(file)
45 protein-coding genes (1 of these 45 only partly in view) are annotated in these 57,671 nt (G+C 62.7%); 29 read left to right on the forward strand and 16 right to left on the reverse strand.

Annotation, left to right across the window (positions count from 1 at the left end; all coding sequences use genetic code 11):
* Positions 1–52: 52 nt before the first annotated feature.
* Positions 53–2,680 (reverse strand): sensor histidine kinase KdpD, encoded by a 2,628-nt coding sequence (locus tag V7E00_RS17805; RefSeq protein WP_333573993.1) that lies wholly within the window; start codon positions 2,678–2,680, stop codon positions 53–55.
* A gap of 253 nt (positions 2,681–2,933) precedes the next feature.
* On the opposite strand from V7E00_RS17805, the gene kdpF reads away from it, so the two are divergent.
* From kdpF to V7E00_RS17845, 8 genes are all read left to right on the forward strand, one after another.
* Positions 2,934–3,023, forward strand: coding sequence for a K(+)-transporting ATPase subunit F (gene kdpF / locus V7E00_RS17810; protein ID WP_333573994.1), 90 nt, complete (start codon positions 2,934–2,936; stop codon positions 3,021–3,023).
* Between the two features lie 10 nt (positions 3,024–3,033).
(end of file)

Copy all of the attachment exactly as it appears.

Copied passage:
45 protein-coding genes (1 of these 45 only partly in view) are annotated in these 57,671 nt (G+C 62.7%); 29 read left to right on the forward strand and 16 right to left on the reverse strand.

Annotation, left to right across the window (positions count from 1 at the left end; all coding sequences use genetic code 11):
* Positions 1–52: 52 nt before the first annotated feature.
* Positions 53–2,680 (reverse strand): sensor histidine kinase KdpD, encoded by a 2,628-nt coding sequence (locus tag V7E00_RS17805; RefSeq protein WP_333573993.1) that lies wholly within the window; start codon positions 2,678–2,680, stop codon positions 53–55.
* A gap of 253 nt (positions 2,681–2,933) precedes the next feature.
* On the opposite strand from V7E00_RS17805, the gene kdpF reads away from it, so the two are divergent.
* From kdpF to V7E00_RS17845, 8 genes are all read left to right on the forward strand, one after another.
* Positions 2,934–3,023, forward strand: coding sequence for a K(+)-transporting ATPase subunit F (gene kdpF / locus V7E00_RS17810; protein ID WP_333573994.1), 90 nt, complete (start codon positions 2,934–2,936; stop codon positions 3,021–3,023).
* Between the two features lie 10 nt (positions 3,024–3,033).